Revenues behind Nigerian Govt’s Law for churches? Transfer Oil Blocks to states for accelerated development – A. Afunleyin

January 10, 2017

Faith, General, Nigeria

Why are Nigeria’s successive governments always using double standards when it comes to what threatens our fragile national unity? Nigeria is a secular State by its Constitution, and the Government therefore should not have any hands in how each religious group runs its show.

For example, the sultan of Sokoto is the supreme head of Muslims in Nigeria. His leadership like his predecessors have never been linked to certain number of years as is now being stipulated in the FRCN Act. Although I do not know who is the new Aarẹ Musulumi (the Leader of all Yoruba Muslims) since the death of late Alhaji Arisekola Alao but Alao was not given any tenure by any successive governments that were in power during the many years that he gloriously led Yoruba Muslims till he died.

Why should the tenure of the heads of other religious groups be subjected to an Act of government because even though the law that makes a mockery of our secularism claims it affects both Muslims and Christians, the latter group knows it is a law aimed at Christians. No Nigerian president is going to ask the sultan to step down because he has led Muslims for 20 years as Pastor Adeboye, leader of perhaps up to 50 percent of all Nigerian Christians, and several millions more in close to two hundred countries, was forced to do recently.

Is that not clearly a double standard?

In Yoruba traditional religions for example, there have never been tenures for head worhippers of Osun, Ifa , Oya etc. They are all positions held for life once attained. Will those people be subjected to this ill-conceived edict?

If the Nigerian government wants to increase its revenues most of which have always been squandered and looted under many governments, it should work transparently hard at recovering looted funds from legislators – past and present, former heads of government, civil servants, heads of parastatals, civil servants’ collaborators in the private sector, banks that collaborated with looters, etc, AS WELL AS businesses set up by churches or mosques, etc.

Another issue is the cunny-man – as in con artistry – approach to governance that has been on the m.o. of successive governments since General Babangida which they chose to give our common resources away to individuals through the selfish and squandermania oil block awards, a situation that has made a few people stupendously so wealthy that the effect of their conspicuous consumption has contributed in no small measure to insecurity in the country.

President Buhari can make a clean break from this sorry past by not renewing any Oil Block up for renewal in 2017. Government can work with competent lawyers to see how the other Licenses can be wrestled from those who have continued to profit from our common wealth.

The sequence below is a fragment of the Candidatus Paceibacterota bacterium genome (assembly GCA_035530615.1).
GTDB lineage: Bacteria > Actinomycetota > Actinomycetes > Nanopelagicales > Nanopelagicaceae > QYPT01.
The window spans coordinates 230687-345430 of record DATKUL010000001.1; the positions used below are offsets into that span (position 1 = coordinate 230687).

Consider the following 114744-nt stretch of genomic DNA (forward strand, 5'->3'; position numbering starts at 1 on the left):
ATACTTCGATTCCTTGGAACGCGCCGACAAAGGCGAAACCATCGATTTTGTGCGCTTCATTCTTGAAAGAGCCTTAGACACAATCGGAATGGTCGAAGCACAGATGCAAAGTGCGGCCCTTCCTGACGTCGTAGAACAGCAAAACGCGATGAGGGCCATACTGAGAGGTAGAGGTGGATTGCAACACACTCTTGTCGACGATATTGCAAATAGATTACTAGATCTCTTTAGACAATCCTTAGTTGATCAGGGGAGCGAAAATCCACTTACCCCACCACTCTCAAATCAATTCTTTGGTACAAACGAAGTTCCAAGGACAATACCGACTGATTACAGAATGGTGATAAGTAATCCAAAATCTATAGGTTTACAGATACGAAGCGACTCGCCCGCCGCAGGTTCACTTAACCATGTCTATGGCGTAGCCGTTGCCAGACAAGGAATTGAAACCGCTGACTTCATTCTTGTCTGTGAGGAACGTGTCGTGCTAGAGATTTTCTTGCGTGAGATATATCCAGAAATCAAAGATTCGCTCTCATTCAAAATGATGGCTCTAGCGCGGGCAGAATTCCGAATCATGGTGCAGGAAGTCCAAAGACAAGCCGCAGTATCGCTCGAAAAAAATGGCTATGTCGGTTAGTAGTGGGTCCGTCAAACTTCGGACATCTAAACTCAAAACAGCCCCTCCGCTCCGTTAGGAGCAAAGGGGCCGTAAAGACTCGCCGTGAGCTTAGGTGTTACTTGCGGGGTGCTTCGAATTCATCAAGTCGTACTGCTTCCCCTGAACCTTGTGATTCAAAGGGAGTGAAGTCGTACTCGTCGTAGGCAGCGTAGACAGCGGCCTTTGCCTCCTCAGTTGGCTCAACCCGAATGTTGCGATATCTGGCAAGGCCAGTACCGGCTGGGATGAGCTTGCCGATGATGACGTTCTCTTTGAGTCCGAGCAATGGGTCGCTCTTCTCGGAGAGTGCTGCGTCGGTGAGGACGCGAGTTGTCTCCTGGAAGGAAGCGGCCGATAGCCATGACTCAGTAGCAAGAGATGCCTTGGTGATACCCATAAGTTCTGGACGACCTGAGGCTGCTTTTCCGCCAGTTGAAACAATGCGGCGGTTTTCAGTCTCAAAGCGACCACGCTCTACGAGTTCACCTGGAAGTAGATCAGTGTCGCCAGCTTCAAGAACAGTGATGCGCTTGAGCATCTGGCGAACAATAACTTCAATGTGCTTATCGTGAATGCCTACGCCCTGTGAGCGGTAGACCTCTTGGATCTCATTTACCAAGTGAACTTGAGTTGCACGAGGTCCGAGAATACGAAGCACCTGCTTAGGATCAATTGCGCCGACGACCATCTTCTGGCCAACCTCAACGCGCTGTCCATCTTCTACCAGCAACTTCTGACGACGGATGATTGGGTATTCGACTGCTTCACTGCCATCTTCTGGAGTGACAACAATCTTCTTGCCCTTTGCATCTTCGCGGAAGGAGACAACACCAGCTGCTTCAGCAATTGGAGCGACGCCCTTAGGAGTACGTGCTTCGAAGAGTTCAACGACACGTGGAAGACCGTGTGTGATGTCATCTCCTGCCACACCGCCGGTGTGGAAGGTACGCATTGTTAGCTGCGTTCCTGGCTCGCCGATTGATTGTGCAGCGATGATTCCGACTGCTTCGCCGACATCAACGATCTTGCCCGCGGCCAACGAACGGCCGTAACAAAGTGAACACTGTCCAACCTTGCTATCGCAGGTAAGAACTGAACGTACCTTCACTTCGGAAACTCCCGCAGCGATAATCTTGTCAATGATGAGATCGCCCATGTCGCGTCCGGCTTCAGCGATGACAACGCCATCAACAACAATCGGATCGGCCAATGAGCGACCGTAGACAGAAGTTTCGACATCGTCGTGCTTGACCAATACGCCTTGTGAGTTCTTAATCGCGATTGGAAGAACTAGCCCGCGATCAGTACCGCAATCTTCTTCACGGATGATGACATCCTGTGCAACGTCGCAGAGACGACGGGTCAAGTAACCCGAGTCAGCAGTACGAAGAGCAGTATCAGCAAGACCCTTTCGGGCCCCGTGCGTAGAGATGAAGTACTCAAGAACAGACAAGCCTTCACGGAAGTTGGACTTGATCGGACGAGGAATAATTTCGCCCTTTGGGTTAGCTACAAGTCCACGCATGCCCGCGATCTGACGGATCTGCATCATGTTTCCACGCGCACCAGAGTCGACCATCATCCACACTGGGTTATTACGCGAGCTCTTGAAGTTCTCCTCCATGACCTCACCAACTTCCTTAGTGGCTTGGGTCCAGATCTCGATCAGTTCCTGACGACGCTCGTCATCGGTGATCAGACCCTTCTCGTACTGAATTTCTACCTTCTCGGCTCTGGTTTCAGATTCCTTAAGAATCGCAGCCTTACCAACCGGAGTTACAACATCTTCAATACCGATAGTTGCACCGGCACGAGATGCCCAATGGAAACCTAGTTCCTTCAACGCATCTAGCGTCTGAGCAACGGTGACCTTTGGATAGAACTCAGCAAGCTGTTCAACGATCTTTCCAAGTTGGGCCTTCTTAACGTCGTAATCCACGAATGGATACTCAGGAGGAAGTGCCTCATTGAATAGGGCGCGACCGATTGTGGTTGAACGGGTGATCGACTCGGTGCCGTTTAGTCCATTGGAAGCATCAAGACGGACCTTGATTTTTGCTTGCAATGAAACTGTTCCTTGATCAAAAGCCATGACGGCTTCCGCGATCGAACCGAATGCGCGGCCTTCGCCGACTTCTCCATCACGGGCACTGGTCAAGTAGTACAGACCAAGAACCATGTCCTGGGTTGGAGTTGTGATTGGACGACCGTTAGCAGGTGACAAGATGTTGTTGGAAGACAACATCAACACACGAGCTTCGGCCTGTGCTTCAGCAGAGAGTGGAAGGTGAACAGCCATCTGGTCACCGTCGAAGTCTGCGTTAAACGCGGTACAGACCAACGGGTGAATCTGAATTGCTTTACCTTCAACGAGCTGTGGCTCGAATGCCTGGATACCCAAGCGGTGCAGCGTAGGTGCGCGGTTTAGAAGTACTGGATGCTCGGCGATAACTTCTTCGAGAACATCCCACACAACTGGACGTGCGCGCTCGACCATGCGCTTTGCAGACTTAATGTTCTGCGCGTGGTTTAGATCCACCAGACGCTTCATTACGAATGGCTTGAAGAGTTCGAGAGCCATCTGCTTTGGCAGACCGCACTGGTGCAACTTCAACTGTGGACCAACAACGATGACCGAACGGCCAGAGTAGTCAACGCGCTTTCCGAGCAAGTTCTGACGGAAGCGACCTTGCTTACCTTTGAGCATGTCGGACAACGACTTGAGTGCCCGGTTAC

What did those people do to warrant or merit being gifted with our common wealth?

Why not withdraw the oil blocks and give them to the different States to operate, states that must be required by law to let multi-national oil giants prospect for the oil? This should not be difficult to achieve through the National Assembly because I have read that the Oil Blocks expire after a period of time. The amounts being earned are in the billions of dollars and having each state own even a single well would cancel the idea of the cap-in-hand “allocation to states that have rendered states powerless in the hands of a Federal Government that has so much cash and little will that Level 09 officers in the Civil Service could be millionaires through shady oil sector deals.

Other revenues from various sources could then be used for massive development in education, infrastructure, etc and states’ hands would not be tied behind their backs financially as happens now.

This current wrong step by FGN (looking to reap where it did not sow) has nothing to do with good governance. It’s  a subtle way to test the waters before heavy-handed religious persecution. The move is pregnant with envy, covetousness, avarice etc. that is skewed against Christians.

 Nigeria kìkì èéri, A fọ̀ fọ̀ kò lè mọ́, are the first two lines of a Yoruba parody of the old Nigerian Anthem and can be sung to the same tune: Nigeria, we hail thee, Our own dear native land but the person that came up with the words apparently did not believe there were reasons to hail his land of birth because of these words: “Nigeria is all a mess; We’ve washed and washed it but it cannot be clean!”

TUESDAY, JANUARY 10, 2017. 7:35 p.m. [GMT]

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6 Comments on “Revenues behind Nigerian Govt’s Law for churches? Transfer Oil Blocks to states for accelerated development – A. Afunleyin”

  1. emotan77 Says:


    There are some signs for cheer –the BBOG group is extending its advocacy to demand for good governance and for an effective fight against corruption. Also the outcry by Christians and SAREP against the massacre of Christians in the North has caused the UN to name a delegation to Nigeria to investigate; the actions by CAN in this regard are a most welcome and long overdue development.